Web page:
It is understanding that emotions are the essential factors in the creation of meaning, coloring views and thinking about the self, others and events in life.  Emotions are the filters in communication and interactions.  They are what orients each of us in life.

The human need for safe attachments is so basic and highly important that a threatened bond “primes the pumps of automatic “flight or fight” responses or they “freeze” responses. It is understanding that men are often stuck in denying their attachment needs and are disconnected from their feelings, robbing both themselves and their partners of a deeper connection. Men tend to connect to work situations, work interactions, and yet avoid intimacy-bonding interactions causing “attachment injuries and traumas” well beyond what they may fully understand. Women feel frustration with this denial of her attachment needy by her partner. Men also have a sense of incompetence at meeting such needs because they lack modeling to help them know what to do “at home.”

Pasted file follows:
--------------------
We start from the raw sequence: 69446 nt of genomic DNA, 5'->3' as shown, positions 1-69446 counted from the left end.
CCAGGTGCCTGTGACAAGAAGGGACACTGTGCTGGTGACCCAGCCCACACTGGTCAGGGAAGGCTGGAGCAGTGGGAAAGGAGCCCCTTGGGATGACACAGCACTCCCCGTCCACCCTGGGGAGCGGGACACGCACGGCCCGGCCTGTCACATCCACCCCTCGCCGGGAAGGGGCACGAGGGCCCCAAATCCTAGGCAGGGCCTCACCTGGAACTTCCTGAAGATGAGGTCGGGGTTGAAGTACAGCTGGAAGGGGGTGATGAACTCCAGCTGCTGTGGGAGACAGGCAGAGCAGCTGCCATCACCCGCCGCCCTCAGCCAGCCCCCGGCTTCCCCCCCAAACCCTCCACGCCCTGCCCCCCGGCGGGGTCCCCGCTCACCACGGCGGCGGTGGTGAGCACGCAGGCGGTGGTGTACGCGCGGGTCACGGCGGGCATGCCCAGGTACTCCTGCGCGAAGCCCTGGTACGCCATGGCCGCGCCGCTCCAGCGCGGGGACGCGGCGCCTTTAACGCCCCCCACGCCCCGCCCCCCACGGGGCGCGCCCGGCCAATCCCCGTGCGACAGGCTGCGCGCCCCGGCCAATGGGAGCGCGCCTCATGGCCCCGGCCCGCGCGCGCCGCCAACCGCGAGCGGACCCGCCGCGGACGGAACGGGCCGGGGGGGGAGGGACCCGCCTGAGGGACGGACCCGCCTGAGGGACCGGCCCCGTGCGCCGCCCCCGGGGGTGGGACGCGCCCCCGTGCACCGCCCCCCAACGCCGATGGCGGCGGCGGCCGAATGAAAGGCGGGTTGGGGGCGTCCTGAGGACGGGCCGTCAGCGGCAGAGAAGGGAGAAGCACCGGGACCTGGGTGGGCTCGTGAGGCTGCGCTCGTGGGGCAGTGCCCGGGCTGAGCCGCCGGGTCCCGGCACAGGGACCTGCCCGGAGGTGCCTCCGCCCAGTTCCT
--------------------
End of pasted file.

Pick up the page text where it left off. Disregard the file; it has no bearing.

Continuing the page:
It is also understanding that as children enter, grow and leave the family, that attachment needs change. The very nature of the life cycle transitions involves the continuing re-definition of the family, making necessary a revision of the attachment bonds between family members at each of these transition times.  This is why families become unstable when a child is born, a child leaves home, etc.

Resolving Attachment Injuries